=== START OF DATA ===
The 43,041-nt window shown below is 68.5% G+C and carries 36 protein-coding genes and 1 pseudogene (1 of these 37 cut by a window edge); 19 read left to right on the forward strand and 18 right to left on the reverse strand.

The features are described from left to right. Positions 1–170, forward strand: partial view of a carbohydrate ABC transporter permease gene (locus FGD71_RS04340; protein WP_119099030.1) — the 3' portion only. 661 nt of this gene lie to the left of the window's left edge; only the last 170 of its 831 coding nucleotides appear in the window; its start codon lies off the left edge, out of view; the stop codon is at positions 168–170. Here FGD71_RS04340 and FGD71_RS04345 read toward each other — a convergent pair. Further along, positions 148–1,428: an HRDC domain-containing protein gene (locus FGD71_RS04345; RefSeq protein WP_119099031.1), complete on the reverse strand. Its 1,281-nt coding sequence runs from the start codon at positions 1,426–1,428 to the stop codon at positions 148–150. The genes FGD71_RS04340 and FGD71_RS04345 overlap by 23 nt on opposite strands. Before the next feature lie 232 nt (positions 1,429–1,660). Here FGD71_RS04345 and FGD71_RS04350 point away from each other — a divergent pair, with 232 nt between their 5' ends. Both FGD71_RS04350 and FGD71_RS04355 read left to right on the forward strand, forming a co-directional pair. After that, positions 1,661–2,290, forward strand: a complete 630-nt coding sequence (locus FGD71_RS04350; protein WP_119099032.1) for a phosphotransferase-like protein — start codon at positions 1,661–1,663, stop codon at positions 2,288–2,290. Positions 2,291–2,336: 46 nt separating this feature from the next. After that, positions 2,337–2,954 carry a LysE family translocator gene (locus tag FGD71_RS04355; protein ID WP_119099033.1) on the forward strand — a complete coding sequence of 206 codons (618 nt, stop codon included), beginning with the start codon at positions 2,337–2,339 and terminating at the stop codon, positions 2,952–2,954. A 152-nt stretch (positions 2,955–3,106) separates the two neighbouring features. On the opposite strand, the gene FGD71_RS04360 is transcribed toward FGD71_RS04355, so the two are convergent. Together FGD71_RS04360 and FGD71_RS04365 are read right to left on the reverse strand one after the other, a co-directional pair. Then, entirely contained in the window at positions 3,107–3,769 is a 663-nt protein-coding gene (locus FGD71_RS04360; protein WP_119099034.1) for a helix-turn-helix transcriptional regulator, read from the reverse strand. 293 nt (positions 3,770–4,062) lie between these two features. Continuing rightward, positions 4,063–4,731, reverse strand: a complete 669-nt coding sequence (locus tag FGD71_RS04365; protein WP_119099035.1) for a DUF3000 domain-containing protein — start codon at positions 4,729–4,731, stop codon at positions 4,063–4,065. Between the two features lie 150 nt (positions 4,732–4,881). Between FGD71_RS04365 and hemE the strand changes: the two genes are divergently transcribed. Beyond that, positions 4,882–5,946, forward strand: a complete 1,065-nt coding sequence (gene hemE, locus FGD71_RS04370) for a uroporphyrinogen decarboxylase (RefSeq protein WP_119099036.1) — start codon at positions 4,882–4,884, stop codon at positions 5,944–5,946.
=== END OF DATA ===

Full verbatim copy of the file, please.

The 43,041-nt window shown below is 68.5% G+C and carries 36 protein-coding genes and 1 pseudogene (1 of these 37 cut by a window edge); 19 read left to right on the forward strand and 18 right to left on the reverse strand.

The features are described from left to right. Positions 1–170, forward strand: partial view of a carbohydrate ABC transporter permease gene (locus FGD71_RS04340; protein WP_119099030.1) — the 3' portion only. 661 nt of this gene lie to the left of the window's left edge; only the last 170 of its 831 coding nucleotides appear in the window; its start codon lies off the left edge, out of view; the stop codon is at positions 168–170. Here FGD71_RS04340 and FGD71_RS04345 read toward each other — a convergent pair. Further along, positions 148–1,428: an HRDC domain-containing protein gene (locus FGD71_RS04345; RefSeq protein WP_119099031.1), complete on the reverse strand. Its 1,281-nt coding sequence runs from the start codon at positions 1,426–1,428 to the stop codon at positions 148–150. The genes FGD71_RS04340 and FGD71_RS04345 overlap by 23 nt on opposite strands. Before the next feature lie 232 nt (positions 1,429–1,660). Here FGD71_RS04345 and FGD71_RS04350 point away from each other — a divergent pair, with 232 nt between their 5' ends. Both FGD71_RS04350 and FGD71_RS04355 read left to right on the forward strand, forming a co-directional pair. After that, positions 1,661–2,290, forward strand: a complete 630-nt coding sequence (locus FGD71_RS04350; protein WP_119099032.1) for a phosphotransferase-like protein — start codon at positions 1,661–1,663, stop codon at positions 2,288–2,290. Positions 2,291–2,336: 46 nt separating this feature from the next. After that, positions 2,337–2,954 carry a LysE family translocator gene (locus tag FGD71_RS04355; protein ID WP_119099033.1) on the forward strand — a complete coding sequence of 206 codons (618 nt, stop codon included), beginning with the start codon at positions 2,337–2,339 and terminating at the stop codon, positions 2,952–2,954. A 152-nt stretch (positions 2,955–3,106) separates the two neighbouring features. On the opposite strand, the gene FGD71_RS04360 is transcribed toward FGD71_RS04355, so the two are convergent. Together FGD71_RS04360 and FGD71_RS04365 are read right to left on the reverse strand one after the other, a co-directional pair. Then, entirely contained in the window at positions 3,107–3,769 is a 663-nt protein-coding gene (locus FGD71_RS04360; protein WP_119099034.1) for a helix-turn-helix transcriptional regulator, read from the reverse strand. 293 nt (positions 3,770–4,062) lie between these two features. Continuing rightward, positions 4,063–4,731, reverse strand: a complete 669-nt coding sequence (locus tag FGD71_RS04365; protein WP_119099035.1) for a DUF3000 domain-containing protein — start codon at positions 4,729–4,731, stop codon at positions 4,063–4,065. Between the two features lie 150 nt (positions 4,732–4,881). Between FGD71_RS04365 and hemE the strand changes: the two genes are divergently transcribed. Beyond that, positions 4,882–5,946, forward strand: a complete 1,065-nt coding sequence (gene hemE, locus FGD71_RS04370) for a uroporphyrinogen decarboxylase (RefSeq protein WP_119099036.1) — start codon at positions 4,882–4,884, stop codon at positions 5,944–5,946.